Take the 2-minute tour ×
Stack Overflow is a question and answer site for professional and enthusiast programmers. It's 100% free, no registration required.

I was attempting to do something with D3 and Angular. I am not sure that this is something to do with D3 at all but have left it in there just so I could reproduce all that I was trying..

Here is a plunk that reproduces my problem.

http://plnkr.co/edit/sxbKUmeb1B51t9eTtgwH?p=preview

What I am attempting to do is, create data array and produce a set of d3 svg circles based on that data. The directive created should "watch" this data array and create or delete more circles based on the array shrinking or expanding.. I think the logic is pretty simple to follow from there. To ensure that I do this at a later time, I am doing the addition of a new value into the array using $timeout.

share|improve this question
add comment

1 Answer

up vote 1 down vote accepted

Well, first off, this code: <circles data="obj.dataArray"></circles> seems wrong because you don't define dataArray anywhere on obj in your scope.

So this:

function($scope,model,$timeout) {
    $scope.obj = {};
        model.data[0] = 20;
        model.data[1] = 30;
        model.data[2] = 40;
        model.data[3] = 50;

        $timeout(function(){

            model.data.push(Math.random()*100);
            console.log(model.data);
        },1000);
}

Should probably be some like this:

function($scope,model,$timeout) {
    $scope.model = model;
    $scope.model.data[0] = 20;
    $scope.model.data[1] = 30;
    $scope.model.data[2] = 40;
    $scope.model.data[3] = 50;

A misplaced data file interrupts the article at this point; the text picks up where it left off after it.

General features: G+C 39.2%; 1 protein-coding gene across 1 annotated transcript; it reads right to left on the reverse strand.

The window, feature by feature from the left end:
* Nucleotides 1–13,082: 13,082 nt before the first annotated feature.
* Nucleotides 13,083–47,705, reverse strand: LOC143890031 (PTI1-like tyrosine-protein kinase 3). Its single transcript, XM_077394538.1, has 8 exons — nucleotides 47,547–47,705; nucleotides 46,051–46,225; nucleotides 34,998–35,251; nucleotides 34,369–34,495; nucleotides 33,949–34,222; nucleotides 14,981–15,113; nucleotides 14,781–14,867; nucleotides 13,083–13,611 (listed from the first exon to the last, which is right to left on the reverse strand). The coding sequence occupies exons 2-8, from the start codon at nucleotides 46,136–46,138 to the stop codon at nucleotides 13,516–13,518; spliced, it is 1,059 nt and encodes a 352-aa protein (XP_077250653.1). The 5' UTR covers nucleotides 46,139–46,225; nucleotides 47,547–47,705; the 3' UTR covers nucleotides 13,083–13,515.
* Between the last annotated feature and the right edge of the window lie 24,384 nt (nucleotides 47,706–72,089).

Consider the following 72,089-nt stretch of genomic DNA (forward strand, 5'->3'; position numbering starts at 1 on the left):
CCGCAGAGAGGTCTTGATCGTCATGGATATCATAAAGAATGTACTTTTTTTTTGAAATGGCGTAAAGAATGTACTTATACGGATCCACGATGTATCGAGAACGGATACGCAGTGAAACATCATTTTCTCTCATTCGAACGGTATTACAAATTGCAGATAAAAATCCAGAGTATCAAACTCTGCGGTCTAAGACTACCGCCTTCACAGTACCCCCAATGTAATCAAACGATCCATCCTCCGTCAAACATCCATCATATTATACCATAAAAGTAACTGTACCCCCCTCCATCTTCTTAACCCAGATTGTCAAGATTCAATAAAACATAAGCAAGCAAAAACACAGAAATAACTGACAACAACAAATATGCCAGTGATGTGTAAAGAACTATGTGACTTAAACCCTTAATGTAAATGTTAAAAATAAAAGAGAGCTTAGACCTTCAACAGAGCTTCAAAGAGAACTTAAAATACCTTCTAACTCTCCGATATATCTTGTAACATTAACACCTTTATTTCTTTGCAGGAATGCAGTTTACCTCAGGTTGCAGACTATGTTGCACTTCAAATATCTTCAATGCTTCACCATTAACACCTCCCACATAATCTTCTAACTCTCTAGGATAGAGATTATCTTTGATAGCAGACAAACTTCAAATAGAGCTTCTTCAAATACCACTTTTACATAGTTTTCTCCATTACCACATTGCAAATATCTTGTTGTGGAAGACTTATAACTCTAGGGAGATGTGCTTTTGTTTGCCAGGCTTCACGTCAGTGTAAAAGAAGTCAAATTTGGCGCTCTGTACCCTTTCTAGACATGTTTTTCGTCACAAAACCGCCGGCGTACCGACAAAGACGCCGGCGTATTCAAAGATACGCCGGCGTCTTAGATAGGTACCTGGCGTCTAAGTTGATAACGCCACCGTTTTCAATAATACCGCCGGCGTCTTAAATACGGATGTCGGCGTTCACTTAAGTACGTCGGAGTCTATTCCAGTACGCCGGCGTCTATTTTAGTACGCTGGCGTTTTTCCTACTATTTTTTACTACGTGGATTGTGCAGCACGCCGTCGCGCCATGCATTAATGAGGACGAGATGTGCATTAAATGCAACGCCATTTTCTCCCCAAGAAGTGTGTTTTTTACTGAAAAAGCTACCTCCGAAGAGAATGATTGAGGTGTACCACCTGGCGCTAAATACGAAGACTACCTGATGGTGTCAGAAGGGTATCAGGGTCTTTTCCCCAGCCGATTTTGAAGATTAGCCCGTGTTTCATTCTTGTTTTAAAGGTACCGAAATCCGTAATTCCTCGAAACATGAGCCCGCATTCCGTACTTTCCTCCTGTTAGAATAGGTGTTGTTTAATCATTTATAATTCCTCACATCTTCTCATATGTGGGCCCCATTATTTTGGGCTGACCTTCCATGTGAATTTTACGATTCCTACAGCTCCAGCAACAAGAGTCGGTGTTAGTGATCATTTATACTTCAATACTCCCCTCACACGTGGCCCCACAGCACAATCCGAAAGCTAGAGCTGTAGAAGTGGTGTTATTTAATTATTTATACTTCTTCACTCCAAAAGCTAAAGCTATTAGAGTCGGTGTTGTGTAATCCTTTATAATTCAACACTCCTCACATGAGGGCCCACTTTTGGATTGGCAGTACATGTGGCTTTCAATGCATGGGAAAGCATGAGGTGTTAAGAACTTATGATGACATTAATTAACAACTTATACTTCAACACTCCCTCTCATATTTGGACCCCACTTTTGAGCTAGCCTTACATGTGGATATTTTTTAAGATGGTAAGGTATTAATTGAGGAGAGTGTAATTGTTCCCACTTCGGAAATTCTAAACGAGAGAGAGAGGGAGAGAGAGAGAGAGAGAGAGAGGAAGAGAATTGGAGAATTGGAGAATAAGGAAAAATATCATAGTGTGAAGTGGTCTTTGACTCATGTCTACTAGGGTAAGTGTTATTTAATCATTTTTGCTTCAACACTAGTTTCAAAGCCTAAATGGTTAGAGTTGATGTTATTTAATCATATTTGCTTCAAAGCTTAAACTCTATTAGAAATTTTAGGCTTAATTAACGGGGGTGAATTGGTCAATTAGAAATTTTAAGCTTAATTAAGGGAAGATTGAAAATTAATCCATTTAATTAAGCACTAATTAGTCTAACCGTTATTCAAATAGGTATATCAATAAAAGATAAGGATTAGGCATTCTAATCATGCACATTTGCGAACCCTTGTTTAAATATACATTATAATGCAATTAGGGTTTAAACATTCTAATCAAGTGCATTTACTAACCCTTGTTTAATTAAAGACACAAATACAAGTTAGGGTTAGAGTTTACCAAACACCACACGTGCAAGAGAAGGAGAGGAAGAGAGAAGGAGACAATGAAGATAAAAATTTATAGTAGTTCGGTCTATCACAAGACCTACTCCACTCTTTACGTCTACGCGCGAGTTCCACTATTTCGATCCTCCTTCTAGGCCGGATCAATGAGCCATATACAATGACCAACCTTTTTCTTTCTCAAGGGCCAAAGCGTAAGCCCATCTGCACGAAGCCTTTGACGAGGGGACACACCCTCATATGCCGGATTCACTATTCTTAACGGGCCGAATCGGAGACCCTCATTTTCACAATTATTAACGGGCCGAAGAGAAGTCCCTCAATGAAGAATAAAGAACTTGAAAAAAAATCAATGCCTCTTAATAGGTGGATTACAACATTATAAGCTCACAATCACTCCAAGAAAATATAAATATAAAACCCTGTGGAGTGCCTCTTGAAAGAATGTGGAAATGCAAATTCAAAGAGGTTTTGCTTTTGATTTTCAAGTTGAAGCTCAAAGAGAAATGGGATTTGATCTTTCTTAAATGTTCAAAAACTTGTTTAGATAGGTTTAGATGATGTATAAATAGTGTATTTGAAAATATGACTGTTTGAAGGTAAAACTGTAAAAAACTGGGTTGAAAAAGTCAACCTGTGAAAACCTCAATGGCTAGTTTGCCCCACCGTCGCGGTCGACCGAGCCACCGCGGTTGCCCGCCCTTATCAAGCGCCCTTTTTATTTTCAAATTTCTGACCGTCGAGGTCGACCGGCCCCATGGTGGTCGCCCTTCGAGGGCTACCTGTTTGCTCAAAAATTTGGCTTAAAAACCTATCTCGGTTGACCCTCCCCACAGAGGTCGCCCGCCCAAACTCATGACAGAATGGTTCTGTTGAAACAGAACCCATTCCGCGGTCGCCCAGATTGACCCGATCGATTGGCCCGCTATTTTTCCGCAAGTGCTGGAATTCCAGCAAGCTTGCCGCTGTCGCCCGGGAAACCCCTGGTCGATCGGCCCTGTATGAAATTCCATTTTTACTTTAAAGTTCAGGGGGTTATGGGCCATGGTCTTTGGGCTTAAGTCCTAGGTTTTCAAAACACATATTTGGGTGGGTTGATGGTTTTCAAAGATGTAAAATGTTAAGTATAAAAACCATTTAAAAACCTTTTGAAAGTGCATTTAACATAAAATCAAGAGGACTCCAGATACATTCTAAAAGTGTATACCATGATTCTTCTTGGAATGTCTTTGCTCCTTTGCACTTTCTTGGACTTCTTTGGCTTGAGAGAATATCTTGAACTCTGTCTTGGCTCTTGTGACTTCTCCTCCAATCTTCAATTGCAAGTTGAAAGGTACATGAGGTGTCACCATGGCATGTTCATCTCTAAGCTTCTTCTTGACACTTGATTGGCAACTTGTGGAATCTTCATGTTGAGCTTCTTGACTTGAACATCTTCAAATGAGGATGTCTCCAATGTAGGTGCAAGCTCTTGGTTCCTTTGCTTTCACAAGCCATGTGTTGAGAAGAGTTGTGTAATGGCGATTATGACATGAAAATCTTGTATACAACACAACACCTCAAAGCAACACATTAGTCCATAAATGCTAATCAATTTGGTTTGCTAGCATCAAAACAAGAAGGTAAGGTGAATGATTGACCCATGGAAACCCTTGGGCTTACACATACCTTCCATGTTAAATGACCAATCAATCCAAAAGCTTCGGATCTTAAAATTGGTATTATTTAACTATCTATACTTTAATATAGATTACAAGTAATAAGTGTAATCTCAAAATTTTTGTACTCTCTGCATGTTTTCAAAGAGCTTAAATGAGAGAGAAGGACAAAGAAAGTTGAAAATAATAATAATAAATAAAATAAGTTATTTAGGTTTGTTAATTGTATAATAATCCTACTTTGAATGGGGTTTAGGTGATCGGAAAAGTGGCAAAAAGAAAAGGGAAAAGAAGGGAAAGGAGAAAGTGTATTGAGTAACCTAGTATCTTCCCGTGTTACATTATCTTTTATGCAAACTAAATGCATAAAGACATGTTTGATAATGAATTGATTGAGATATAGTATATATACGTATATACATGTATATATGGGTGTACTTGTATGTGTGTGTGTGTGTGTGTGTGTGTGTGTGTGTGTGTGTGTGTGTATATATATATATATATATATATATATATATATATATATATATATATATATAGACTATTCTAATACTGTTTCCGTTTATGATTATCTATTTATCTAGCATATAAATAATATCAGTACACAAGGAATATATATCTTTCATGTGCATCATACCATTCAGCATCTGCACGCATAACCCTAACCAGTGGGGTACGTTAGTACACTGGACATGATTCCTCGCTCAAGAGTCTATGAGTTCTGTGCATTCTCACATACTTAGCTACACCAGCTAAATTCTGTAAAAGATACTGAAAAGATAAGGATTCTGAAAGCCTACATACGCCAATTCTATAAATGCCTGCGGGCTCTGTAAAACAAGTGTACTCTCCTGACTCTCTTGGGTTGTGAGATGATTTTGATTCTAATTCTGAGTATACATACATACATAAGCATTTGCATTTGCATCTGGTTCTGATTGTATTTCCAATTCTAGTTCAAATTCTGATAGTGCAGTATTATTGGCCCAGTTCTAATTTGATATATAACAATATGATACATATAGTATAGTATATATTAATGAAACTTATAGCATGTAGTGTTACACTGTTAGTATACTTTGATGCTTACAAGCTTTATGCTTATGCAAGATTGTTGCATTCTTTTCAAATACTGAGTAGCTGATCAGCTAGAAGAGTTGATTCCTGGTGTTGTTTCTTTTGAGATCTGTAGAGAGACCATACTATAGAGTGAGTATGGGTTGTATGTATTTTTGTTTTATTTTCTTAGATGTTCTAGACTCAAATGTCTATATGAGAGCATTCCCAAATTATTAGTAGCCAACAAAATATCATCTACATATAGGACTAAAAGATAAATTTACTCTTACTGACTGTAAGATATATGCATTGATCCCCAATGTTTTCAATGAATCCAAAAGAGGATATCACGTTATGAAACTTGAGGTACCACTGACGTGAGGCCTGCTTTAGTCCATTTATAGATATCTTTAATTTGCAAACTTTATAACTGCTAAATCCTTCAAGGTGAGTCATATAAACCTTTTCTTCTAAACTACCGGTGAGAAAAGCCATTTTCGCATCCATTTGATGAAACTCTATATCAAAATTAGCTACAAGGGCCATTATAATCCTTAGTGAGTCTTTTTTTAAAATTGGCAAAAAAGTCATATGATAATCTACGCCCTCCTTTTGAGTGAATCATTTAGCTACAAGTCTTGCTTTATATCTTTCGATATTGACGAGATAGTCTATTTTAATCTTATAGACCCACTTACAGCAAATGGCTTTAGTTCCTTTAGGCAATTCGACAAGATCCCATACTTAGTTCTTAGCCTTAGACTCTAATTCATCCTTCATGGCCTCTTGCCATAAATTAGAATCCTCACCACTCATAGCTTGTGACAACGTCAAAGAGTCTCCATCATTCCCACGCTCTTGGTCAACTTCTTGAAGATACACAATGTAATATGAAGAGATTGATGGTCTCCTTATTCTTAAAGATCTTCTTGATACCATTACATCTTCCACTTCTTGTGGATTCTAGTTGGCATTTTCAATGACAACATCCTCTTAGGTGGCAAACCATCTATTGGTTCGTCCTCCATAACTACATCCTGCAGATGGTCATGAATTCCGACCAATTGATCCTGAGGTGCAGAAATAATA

$timeout(function(){
        $scope.model.data.push(Math.random()*100);
        console.log($scope.model.data);
    },1000);
}

And this: <circles data="obj.dataArray"></circles> should be <circles data="model"></circles>.

Now in your directive, you've set up the scope like this:

scope : {
    data : '&'
},

but that should be:

scope : {
    data : '='
},

since you want a reference to the object represented by the data attribute. & are for when attributes contain expressions that you want to execute.

So with those changes, scope.data in your directive now contains a reference to your "commonModel", so there's no longer any need for the directive to ask for "commonModel". Then change your $watch to watch on "data.length" to know when items have been added or removed to it.

Something like this: http://plnkr.co/edit/sa9blROCm8FFhRQSEWii

share|improve this answer
    
Awesome, thanks.. Some of the things you mentioned earlier were actually "remains" from my different attempts. I initially tried it with just a scope object in the controller as in this plunk plnkr.co/edit/Y0n0MlwtwYTnWt5S3wd1?p=preview , that dint dint work, then I attempted with a service ( which you see there ) and even that did not work!! I tried a reference to that object ( scope.obj.data instead of scope.data ) and that dint help either. –  ganaraj Feb 19 '13 at 12:19
    
It looks like the thing that fixed this is actually watching scope.data.length instead of watching scope.data... I am still not clear as to why watching length works while watching the object itself doesnt!!! Maybe I should watch with deepwatch set to true... Good one though.. thanx.. –  ganaraj Feb 19 '13 at 12:21
    
Your watch expressions should be as quick as possible since they are executed for every digest, so watching for data.length is fine if you're only interested of knowing when elements are added/removed. If you really need a watch on the whole data structure, you can pass "true" as a third argument to $watch, and that will tell Angular to watch by value instead of by reference. But think twice before you do that, since it comes with a performance penalty. –  Anders Ekdahl Feb 19 '13 at 12:33
add comment

Your Answer

 
discard

By posting your answer, you agree to the privacy policy and terms of service.

Not the answer you're looking for? Browse other questions tagged or ask your own question.